Sun Tzu: Theme Of War

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Sun Tzu: Theme of War

Thesis Statement

"To Win Without Fighting Is Best."


The Art of War spans about 13 chapters? taking up less than a hundred pages in its English translation. Sun-Tzu is a book of principles and maxims. When comparing the relative strengths of the offense and defensive positions? (Tzu? p. 13-40) Sun-Tzu maintains that the defensive is the stronger position: "It is easier to hold ground than take it. It follows that the defense is easier than the attack? assuming both sides have equal means." (Tzu? p. 75-100) Sun-Tzu also maintains this in his principles of what to attack: "worst of all is to besiege their city fortifications" (Tzu? p. 45-60) and "For undefeatability? defend." It's understood that the defender has a greater incentive to fight then an army far from its own borders. It also states that the actual war itself must be left in the hands of the military leaders rather then the political leaders. As Sun-Tzu comments: "So a lord may harm the armies in three ways... By not knowing the armies' affairs yet interfering with the armies policies; the armies' warriors will be leery." (Tzu? p. 75-100) Policy? of course? will not extend its influence to operational details. Political considerations would not settle on the relocation of guards or the employment of patrols. However they are extra influential in the preparation of war? (Tzu? p. 13-40) of the campaign? and often of the battle.


Unlike other texts in war literature? the thematic of war in The Art of War are not buried in hidden meanings? handled indirectly? or presented with subtlety. Rather? the text speaks directly about military strategy? mass killing? invasions? and logistics. It uses several literary techniques to advance its goals? (Tzu? p. 45-60) but only to serve the military theory. However? the thematics of peace are quite the opposite.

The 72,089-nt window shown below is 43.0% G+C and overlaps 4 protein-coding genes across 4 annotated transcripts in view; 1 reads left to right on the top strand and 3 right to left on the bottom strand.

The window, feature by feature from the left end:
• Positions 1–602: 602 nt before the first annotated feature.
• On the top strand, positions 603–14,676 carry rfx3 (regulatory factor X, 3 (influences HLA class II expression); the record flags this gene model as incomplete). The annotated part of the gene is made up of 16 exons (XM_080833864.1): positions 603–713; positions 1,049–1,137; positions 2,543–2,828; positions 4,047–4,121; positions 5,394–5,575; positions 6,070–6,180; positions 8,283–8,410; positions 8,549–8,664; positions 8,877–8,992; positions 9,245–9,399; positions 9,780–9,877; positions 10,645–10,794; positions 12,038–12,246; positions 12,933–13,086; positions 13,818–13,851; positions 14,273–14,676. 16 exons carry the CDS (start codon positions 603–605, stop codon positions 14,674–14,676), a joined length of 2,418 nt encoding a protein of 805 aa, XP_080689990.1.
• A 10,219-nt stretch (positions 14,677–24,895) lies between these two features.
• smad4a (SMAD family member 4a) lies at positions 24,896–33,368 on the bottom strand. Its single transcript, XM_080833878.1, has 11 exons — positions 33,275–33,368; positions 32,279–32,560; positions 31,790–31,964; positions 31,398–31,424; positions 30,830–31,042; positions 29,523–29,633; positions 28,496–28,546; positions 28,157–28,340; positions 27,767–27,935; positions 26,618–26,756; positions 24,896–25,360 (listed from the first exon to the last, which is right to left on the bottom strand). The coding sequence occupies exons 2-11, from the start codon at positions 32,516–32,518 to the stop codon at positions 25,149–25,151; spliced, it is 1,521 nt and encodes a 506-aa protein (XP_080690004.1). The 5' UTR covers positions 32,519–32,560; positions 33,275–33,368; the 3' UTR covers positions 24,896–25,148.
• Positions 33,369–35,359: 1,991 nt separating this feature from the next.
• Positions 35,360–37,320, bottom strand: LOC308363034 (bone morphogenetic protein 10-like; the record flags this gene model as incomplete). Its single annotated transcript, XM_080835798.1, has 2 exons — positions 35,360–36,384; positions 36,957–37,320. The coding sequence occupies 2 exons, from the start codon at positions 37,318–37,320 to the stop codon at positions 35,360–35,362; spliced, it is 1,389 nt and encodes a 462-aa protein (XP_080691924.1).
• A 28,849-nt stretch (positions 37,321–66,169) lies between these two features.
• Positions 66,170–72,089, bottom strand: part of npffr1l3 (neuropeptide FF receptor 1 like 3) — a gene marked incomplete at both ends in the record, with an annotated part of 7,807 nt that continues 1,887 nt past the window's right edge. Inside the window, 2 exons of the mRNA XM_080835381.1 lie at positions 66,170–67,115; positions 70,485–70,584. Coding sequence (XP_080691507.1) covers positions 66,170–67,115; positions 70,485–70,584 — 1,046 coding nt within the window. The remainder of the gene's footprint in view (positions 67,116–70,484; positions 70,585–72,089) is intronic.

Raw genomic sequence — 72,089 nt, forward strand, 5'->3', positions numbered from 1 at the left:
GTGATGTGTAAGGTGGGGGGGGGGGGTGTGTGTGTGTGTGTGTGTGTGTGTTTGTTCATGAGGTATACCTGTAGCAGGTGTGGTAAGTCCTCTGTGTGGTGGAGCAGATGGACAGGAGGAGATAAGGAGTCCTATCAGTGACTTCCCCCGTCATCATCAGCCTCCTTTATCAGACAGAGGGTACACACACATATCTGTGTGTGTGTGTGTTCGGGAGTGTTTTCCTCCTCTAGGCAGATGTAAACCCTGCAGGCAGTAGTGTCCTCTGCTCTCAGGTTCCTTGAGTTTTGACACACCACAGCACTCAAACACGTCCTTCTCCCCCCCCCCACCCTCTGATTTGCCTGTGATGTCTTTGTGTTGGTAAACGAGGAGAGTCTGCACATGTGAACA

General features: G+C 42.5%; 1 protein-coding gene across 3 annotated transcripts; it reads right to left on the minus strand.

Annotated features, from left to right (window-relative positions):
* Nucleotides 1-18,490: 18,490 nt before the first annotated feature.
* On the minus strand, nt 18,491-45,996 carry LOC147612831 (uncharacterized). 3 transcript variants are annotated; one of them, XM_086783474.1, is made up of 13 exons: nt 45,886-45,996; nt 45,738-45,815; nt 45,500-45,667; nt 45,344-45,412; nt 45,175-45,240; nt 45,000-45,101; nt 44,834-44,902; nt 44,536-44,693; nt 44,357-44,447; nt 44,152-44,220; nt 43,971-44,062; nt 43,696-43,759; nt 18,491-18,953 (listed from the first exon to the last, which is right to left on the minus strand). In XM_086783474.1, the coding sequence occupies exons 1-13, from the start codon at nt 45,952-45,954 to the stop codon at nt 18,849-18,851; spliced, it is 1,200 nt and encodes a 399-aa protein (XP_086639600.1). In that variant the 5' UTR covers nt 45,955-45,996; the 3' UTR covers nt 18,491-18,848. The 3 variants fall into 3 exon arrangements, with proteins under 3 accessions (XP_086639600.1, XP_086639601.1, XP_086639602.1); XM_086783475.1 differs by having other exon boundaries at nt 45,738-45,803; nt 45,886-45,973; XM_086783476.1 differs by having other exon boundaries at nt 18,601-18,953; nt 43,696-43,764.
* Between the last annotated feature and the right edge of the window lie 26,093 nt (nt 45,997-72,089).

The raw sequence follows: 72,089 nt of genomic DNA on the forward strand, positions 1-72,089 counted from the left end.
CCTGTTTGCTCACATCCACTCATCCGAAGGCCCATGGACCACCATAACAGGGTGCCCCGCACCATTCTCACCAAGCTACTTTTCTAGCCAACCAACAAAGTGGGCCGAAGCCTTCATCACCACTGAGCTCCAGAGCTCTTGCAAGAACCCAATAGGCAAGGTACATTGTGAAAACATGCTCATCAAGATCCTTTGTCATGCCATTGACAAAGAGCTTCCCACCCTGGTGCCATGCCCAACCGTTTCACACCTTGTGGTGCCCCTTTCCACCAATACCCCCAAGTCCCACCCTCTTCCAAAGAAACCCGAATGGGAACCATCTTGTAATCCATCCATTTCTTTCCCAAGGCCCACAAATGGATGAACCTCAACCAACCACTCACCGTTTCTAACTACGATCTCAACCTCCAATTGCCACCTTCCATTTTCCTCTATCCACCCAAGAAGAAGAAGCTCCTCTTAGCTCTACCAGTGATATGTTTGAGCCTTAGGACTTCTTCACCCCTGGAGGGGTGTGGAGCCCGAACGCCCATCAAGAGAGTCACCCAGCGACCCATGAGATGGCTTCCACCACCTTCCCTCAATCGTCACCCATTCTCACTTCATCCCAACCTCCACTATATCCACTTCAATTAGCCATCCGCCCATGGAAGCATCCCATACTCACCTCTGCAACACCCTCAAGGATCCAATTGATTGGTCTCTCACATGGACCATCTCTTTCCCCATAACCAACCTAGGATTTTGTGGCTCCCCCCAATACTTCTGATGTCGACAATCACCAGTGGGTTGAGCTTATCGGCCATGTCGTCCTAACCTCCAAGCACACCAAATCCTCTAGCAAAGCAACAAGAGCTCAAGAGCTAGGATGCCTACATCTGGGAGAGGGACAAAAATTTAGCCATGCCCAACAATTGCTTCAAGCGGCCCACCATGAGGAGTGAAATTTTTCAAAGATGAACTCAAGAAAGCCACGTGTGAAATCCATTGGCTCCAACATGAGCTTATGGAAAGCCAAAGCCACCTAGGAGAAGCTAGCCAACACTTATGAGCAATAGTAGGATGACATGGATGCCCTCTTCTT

All the way through this text concerning war is an implied peace. Peace? one could argue? is the shadow? or yin? of Sun-Tzu's war. As such? it is the subtext of this famous war treatise? serving? in its way? to dampen the effect of Sun-Tzu's descriptions of military strategy.

The main idea that pervades the work of Sun-Tzu on the political realm is the concept of deception and the dislike of actual war. This is clearly influenced by one of China's greatest philosophers? and a contemporary of Sun-Tzu's? Confucius. "Then achieving victory in every battle is not absolute perfection: neutralizing an adversary's forces without battle is absolute perfection." (Tzu? p. 75-100) This is Sun-Tzu's basic concept of war. In the backdrop of the Warring States period of the Zhou period? this made sense. He maintained the maxim of knowing yourself and your enemy. He used a variety of tricks to keep the enemy off balance. These included everything from the diplomatic to the psychological. However? the greatest weapon in Sun-Tzu's arsenal was that of deception. Throughout his work? it seems that everything revolved around deception. He even goes on to devote an entire chapter to the use of ...
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